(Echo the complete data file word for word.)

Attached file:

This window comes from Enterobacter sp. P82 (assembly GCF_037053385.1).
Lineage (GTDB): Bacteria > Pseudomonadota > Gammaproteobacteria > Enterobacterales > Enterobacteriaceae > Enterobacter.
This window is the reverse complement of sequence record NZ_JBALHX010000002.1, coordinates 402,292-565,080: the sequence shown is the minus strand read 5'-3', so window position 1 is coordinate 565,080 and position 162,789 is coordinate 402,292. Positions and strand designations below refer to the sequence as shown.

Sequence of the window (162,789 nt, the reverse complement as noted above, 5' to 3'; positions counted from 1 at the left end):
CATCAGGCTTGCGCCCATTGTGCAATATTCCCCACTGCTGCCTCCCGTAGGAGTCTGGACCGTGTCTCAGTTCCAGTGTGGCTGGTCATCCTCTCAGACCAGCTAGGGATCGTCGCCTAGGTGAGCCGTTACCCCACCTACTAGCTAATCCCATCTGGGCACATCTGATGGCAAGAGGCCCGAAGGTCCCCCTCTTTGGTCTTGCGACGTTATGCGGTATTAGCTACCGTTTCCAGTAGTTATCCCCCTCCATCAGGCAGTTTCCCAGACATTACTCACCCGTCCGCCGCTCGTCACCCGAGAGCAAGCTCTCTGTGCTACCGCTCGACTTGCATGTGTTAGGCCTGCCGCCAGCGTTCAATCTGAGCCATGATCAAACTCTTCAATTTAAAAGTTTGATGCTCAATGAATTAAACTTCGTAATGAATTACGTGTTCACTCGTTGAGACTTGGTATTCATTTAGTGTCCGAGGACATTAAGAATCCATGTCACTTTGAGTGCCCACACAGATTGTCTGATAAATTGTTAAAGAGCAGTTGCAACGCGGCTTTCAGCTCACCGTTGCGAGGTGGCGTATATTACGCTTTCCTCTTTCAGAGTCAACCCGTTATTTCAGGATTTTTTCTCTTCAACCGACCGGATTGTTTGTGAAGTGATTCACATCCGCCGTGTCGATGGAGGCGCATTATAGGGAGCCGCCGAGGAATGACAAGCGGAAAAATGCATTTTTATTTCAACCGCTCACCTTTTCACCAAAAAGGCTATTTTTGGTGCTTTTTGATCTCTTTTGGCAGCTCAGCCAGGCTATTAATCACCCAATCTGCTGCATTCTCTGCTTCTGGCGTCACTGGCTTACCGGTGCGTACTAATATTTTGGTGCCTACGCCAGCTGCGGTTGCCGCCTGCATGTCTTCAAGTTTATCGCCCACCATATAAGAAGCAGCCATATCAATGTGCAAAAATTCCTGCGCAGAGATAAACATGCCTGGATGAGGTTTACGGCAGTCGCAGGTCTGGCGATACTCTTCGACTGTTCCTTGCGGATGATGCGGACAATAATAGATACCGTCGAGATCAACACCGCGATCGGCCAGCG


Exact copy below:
This window comes from Enterobacter sp. P82 (assembly GCF_037053385.1).
Lineage (GTDB): Bacteria > Pseudomonadota > Gammaproteobacteria > Enterobacterales > Enterobacteriaceae > Enterobacter.
This window is the reverse complement of sequence record NZ_JBALHX010000002.1, coordinates 402,292-565,080: the sequence shown is the minus strand read 5'-3', so window position 1 is coordinate 565,080 and position 162,789 is coordinate 402,292. Positions and strand designations below refer to the sequence as shown.

Sequence of the window (162,789 nt, the reverse complement as noted above, 5' to 3'; positions counted from 1 at the left end):
CATCAGGCTTGCGCCCATTGTGCAATATTCCCCACTGCTGCCTCCCGTAGGAGTCTGGACCGTGTCTCAGTTCCAGTGTGGCTGGTCATCCTCTCAGACCAGCTAGGGATCGTCGCCTAGGTGAGCCGTTACCCCACCTACTAGCTAATCCCATCTGGGCACATCTGATGGCAAGAGGCCCGAAGGTCCCCCTCTTTGGTCTTGCGACGTTATGCGGTATTAGCTACCGTTTCCAGTAGTTATCCCCCTCCATCAGGCAGTTTCCCAGACATTACTCACCCGTCCGCCGCTCGTCACCCGAGAGCAAGCTCTCTGTGCTACCGCTCGACTTGCATGTGTTAGGCCTGCCGCCAGCGTTCAATCTGAGCCATGATCAAACTCTTCAATTTAAAAGTTTGATGCTCAATGAATTAAACTTCGTAATGAATTACGTGTTCACTCGTTGAGACTTGGTATTCATTTAGTGTCCGAGGACATTAAGAATCCATGTCACTTTGAGTGCCCACACAGATTGTCTGATAAATTGTTAAAGAGCAGTTGCAACGCGGCTTTCAGCTCACCGTTGCGAGGTGGCGTATATTACGCTTTCCTCTTTCAGAGTCAACCCGTTATTTCAGGATTTTTTCTCTTCAACCGACCGGATTGTTTGTGAAGTGATTCACATCCGCCGTGTCGATGGAGGCGCATTATAGGGAGCCGCCGAGGAATGACAAGCGGAAAAATGCATTTTTATTTCAACCGCTCACCTTTTCACCAAAAAGGCTATTTTTGGTGCTTTTTGATCTCTTTTGGCAGCTCAGCCAGGCTATTAATCACCCAATCTGCTGCATTCTCTGCTTCTGGCGTCACTGGCTTACCGGTGCGTACTAATATTTTGGTGCCTACGCCAGCTGCGGTTGCCGCCTGCATGTCTTCAAGTTTATCGCCCACCATATAAGAAGCAGCCATATCAATGTGCAAAAATTCCTGCGCAGAGATAAACATGCCTGGATGAGGTTTACGGCAGTCGCAGGTCTGGCGATACTCTTCGACTGTTCCTTGCGGATGATGCGGACAATAATAGATACCGTCGAGATCAACACCGCGATCGGCCAGCG